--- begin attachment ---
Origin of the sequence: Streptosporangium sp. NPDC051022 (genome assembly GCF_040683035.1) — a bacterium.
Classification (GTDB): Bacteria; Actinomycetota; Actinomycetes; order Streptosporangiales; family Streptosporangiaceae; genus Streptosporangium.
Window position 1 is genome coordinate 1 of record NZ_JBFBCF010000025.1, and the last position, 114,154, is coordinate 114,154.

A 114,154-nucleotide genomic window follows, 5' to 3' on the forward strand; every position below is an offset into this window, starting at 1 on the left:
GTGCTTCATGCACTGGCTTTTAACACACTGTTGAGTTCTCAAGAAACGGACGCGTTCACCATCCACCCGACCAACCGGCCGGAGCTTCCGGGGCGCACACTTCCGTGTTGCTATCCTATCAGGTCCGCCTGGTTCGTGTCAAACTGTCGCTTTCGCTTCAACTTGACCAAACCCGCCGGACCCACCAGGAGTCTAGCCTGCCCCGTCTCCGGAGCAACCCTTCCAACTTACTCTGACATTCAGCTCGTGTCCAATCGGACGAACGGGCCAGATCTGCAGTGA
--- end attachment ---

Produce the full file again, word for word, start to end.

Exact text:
Origin of the sequence: Streptosporangium sp. NPDC051022 (genome assembly GCF_040683035.1) — a bacterium.
Classification (GTDB): Bacteria; Actinomycetota; Actinomycetes; order Streptosporangiales; family Streptosporangiaceae; genus Streptosporangium.
Window position 1 is genome coordinate 1 of record NZ_JBFBCF010000025.1, and the last position, 114,154, is coordinate 114,154.

A 114,154-nucleotide genomic window follows, 5' to 3' on the forward strand; every position below is an offset into this window, starting at 1 on the left:
GTGCTTCATGCACTGGCTTTTAACACACTGTTGAGTTCTCAAGAAACGGACGCGTTCACCATCCACCCGACCAACCGGCCGGAGCTTCCGGGGCGCACACTTCCGTGTTGCTATCCTATCAGGTCCGCCTGGTTCGTGTCAAACTGTCGCTTTCGCTTCAACTTGACCAAACCCGCCGGACCCACCAGGAGTCTAGCCTGCCCCGTCTCCGGAGCAACCCTTCCAACTTACTCTGACATTCAGCTCGTGTCCAATCGGACGAACGGGCCAGATCTGCAGTGA